OMAHA, Neb. – At least 59,000 meatpacking workers caught COVID-19 and 269 workers died when the virus tore through the industry last year, which is significantly more than previously thought, according to a new U.S. House report released Wednesday.
The meatpacking industry was one of the early epicenters of the coronavirus pandemic, with workers standing shoulder-to-shoulder along production lines. The U.S. House Select Subcommittee on the Coronavirus Crisis, which examined internal documents from five of the biggest meatpacking companies, said companies could have done more to protect their workers.
The new estimate of infections in the industry is nearly three times higher than the 22,400 that the United Food and Commercial Workers Union has said were infected or exposed. And the true number could be even higher because the companies' data didn't generally include coronavirus cases confirmed by outside testing or self reported by employees.
At the height of the outbreaks in the spring of 2020, U.S. meatpacking production fell to about 60% of normal as several major plants were forced to temporarily close for deep cleaning and safety upgrades or operated at slower speeds because of worker shortages. The report said companies were slow to take protective steps such as distributing protective equipment and installing barriers between work stations.
“Instead of addressing the clear indications that workers were contracting the coronavirus at alarming rates due to conditions in meatpacking facilities, meatpacking companies prioritized profits and production over worker safety, continuing to employ practices that led to crowded facilities in which the virus spread easily,” the report said.
Martin Rosas, who represents a UFCW chapter based in Kansas with over 17,000 members in three states, said the union pressed companies for better protections.
“The harsh reality is that many of the companies were slow to act in the early days of the outbreak, and whatever progress that was achieved was due to the union demanding action," Rosas said.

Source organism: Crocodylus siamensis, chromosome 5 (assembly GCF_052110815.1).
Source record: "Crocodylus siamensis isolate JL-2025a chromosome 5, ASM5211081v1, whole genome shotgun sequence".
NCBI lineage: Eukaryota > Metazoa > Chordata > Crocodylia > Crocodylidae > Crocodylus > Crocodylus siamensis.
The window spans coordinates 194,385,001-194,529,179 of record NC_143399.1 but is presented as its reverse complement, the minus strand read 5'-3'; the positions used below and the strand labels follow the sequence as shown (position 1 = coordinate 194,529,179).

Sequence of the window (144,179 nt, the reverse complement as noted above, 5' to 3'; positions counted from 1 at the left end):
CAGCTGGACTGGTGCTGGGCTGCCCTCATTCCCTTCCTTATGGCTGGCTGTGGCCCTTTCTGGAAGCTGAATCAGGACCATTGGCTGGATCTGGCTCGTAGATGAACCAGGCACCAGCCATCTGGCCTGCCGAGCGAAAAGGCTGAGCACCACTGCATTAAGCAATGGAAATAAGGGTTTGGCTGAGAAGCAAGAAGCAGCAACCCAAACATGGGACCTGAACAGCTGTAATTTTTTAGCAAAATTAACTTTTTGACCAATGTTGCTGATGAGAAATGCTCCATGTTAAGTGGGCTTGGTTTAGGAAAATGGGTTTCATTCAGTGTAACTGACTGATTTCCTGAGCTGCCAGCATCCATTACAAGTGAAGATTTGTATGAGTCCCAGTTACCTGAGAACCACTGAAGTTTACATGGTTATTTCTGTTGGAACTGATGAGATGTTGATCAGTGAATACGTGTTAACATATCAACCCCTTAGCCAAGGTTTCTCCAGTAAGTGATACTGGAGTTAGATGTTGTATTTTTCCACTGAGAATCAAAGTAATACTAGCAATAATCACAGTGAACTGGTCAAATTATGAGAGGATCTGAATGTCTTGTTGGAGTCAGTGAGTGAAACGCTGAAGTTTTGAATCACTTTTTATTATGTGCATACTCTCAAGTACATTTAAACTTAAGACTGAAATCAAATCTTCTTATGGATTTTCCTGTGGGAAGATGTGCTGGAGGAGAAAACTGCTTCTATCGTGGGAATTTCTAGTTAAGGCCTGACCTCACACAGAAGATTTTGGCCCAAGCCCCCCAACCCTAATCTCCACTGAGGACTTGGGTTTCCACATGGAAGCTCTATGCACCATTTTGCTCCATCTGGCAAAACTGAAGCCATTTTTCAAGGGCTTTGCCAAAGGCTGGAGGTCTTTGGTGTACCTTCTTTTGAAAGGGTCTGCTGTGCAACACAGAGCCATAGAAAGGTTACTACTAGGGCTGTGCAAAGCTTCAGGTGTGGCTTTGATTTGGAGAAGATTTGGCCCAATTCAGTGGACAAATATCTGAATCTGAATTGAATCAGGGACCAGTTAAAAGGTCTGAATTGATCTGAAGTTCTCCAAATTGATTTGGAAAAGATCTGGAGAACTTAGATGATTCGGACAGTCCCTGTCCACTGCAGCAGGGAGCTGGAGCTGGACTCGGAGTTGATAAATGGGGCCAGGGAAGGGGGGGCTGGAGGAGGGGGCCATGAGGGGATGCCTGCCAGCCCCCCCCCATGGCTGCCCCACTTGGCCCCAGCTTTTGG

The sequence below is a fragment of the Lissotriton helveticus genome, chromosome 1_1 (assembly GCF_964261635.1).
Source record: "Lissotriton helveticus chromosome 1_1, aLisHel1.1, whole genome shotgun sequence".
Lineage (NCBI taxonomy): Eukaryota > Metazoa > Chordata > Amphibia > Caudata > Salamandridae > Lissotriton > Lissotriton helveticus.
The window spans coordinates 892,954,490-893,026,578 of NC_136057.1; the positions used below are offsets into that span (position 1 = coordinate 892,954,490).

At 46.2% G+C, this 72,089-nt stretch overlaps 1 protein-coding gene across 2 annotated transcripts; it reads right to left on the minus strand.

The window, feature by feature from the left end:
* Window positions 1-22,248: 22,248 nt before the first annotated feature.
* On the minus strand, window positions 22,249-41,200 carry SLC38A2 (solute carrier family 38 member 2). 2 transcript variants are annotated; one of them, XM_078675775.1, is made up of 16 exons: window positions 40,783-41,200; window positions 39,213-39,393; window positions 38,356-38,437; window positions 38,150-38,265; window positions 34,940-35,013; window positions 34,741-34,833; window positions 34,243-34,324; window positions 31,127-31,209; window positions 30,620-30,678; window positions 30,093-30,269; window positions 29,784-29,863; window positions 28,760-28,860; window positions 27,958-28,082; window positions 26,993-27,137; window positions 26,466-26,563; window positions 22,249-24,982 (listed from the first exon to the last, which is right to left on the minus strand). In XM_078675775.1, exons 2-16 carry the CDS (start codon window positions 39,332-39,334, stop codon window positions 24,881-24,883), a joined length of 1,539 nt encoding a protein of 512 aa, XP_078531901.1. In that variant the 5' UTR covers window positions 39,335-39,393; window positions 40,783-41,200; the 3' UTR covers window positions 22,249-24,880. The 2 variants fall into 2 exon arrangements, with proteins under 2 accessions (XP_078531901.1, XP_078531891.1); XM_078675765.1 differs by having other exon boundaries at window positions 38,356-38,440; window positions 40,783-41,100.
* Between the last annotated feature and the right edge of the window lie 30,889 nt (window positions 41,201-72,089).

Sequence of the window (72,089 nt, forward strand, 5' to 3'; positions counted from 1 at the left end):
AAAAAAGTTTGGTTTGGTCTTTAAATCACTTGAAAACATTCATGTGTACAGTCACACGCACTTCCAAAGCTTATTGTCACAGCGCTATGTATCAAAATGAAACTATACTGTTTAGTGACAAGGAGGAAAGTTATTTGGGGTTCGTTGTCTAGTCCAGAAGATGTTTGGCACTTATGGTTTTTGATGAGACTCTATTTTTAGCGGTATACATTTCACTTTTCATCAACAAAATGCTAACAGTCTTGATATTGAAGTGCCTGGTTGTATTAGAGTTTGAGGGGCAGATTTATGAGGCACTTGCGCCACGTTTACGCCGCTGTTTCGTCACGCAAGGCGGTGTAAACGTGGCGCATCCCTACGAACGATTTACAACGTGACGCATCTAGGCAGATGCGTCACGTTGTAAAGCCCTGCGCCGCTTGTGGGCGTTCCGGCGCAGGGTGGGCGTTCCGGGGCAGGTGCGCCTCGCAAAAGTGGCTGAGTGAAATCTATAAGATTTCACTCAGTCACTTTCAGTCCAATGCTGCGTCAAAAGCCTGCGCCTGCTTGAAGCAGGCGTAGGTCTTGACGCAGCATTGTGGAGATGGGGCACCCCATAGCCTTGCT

The report is based on documents from JBS, Tyson Foods, Smithfield Foods, Cargill and National Beef. Together they control over 80% of the beef market and over 60% of the pork market nationwide.
The North American Meat Institute trade group defended the industry’s response to the pandemic. And Cargill, Tyson, Smithfield and JBS released statements Wednesday saying they worked aggressively to meet federal health and safety standards and took additional measures to protect their employees, such as conducting widespread testing and urging employees to get vaccinated.
“The health and safety of our team members always comes first and our response since the onset of the pandemic has demonstrated that commitment, with an investment of more than $760 million to date. We have taken aggressive action to keep the virus out of our facilities and adopted hundreds of safety measures that often outpaced federal guidance and industry standards,” JBS spokeswoman Nikki Richardson said.
The companies expressed regret at the toll the virus has taken.
“Even one illness or loss of life to COVID-19 is one too many, which is why we’ve taken progressive action from the start of the pandemic to protect the health and safety of our workers,” Tyson spokesman Gary Mickelson said.
The report said infection rates were especially high at some meatpacking plants between the spring of 2020 and early 2021. At a JBS plant in Hyrum, Utah, 54% of the workforce contracted the virus. Nearly 50% of workers at a Tyson plant in Amarillo, Texas, were infected. And 44% of employees at National Beef’s plant in Tama, Iowa, caught COVID-19.
The report said internal documents show Smithfield aggressively pushed back against government safety recommendations after experts from the Centers for Disease Control and Prevention inspected its pork plant in Sioux Falls, South Dakota, after a major outbreak. A few days earlier, Smithfield's CEO told the CEO of National Beef in an email that “Employees are afraid to come to work.”
Maryland Rep. Jamie Raskin said the Occupational Safety and Health Administration needs to do more to protect meatpacking workers.
“Some of these companies are treating the workers in the plants not much better than the animals that go through them," Raskin said.
Debbie Berkowitz, with Georgetown University's Kalmanovitz Initiative for Labor and the Working Poor, said the industry was slow to respond and federal regulators didn't force companies to act.
“When the pandemic hit, of course it was going to hit meatpacking plants really hard and really fast,” said Berkowitz, a former OSHA official who testified Wednesday. “What was the industry’s response — not to protect workers and mitigate the spread of COVID-19, not to separate workers 6 feet apart, which was the earlier guidance that came out in late February — but to just keep on going.”